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Flummery

The English word flummery comes from the Welsh llymru. During the 1600s, the popularity of this cold oatmeal pudding spread to the English counties, and versions of it were famously eaten in Cheshire and Lancashire.

In Wales, llymru  still denotes a specific dish: oatmeal boiled until it reached a jelly-like consistency, and served cold as a pudding. But by the time our Cookbook was being compiled in the Eighteenth Century, the English were using flummery to describe other jellied desserts, such as blancmanges and semi-set creams:

18th century recipe for Spanish Flummery

An early 18th century recipe for Spanish Flummery

Spanish Flummery

Halfe an ounce of isinglass disolved in half a pinte of boiling water. When it is cold, put to it half a pint of white wine, the yolks of four eggs well beaten, the peel of a lemon and the juice of one and a halfe. Sweeten it to your taste, put it on the fire. Make it hot, just ready to boile. If you let it boil, it will be apt to curdell. Then run it through a cloath into a beason. Stir it whin cold. Eat in your cups. In sumner add a littell more isinglass.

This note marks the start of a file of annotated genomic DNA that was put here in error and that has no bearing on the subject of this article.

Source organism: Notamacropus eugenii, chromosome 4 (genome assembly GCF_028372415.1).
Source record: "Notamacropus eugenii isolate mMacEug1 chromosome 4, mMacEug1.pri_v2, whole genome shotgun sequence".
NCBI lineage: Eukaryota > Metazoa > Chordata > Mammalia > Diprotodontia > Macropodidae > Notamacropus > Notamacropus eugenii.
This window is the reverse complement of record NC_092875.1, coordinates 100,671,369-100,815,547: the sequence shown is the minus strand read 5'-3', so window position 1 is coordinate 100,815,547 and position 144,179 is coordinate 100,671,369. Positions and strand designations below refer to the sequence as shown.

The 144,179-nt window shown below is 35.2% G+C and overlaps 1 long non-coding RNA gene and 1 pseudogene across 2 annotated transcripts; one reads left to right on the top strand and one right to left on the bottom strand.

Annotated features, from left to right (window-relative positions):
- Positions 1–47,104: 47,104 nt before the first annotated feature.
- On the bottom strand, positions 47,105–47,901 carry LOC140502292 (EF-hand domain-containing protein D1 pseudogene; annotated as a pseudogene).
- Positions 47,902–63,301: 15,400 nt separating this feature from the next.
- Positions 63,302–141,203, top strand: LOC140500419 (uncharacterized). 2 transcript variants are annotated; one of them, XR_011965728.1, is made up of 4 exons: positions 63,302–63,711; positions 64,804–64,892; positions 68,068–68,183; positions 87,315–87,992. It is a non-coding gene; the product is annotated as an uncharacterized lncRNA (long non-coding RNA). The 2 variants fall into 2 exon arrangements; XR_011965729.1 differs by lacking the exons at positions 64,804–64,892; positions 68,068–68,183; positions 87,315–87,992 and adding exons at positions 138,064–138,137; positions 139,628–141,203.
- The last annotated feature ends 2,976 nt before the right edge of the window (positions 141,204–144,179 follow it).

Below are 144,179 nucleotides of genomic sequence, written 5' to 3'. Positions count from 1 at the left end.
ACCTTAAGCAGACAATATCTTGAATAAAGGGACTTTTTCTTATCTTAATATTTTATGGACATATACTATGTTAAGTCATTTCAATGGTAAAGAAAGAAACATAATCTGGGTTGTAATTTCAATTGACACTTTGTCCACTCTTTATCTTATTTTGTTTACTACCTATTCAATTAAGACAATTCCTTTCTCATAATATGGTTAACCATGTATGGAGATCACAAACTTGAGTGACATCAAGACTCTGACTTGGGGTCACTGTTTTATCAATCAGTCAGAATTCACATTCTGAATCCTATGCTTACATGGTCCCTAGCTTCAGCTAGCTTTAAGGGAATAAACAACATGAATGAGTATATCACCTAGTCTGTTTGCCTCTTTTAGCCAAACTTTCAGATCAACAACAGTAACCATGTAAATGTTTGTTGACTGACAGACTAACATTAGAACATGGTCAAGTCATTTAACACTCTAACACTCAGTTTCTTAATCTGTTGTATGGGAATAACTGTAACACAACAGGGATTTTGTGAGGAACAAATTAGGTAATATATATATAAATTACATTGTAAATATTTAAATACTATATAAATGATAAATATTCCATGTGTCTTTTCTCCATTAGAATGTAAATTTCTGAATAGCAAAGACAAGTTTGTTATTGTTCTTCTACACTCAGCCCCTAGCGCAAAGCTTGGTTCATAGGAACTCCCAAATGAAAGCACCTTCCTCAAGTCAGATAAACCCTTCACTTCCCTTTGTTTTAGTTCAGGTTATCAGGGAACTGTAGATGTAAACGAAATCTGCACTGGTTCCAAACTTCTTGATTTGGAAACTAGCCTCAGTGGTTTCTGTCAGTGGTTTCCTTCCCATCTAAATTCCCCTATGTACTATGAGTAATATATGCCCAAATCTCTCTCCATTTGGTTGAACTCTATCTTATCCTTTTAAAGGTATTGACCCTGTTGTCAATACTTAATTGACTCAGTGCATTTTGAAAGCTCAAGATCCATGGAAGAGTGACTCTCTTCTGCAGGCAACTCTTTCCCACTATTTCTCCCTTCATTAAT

While above dish of Spanish Flummery is a kind of lemony custard, the next recipe for ‘Allmond Flummerry’ results in something much more like a blancmange. The setting agent is calf’s foot jelly:

This 18th century flummery is flavoured with almonds and set with calf foot jelly.

This 18th century flummery is flavoured with almonds and set with calf foot jelly.

Allmond Flummerry

Take the jelly of 2 calves feet skimd clean from fat. Put to it a qr of a pd of almonds that are very sound pounded very small with rose water, the yallow rind of a lemon cut thin, a stick of cinnimon, 3 spoonfull[s] of orange flower water, some sugar to yr taste. Let these boyle 4 or 5 times together, then put in half a pint of good cream. Let it get a boyle or 2 in it, then take it of & strain it through a muslin. Stir it in a bason continually till it is cold.

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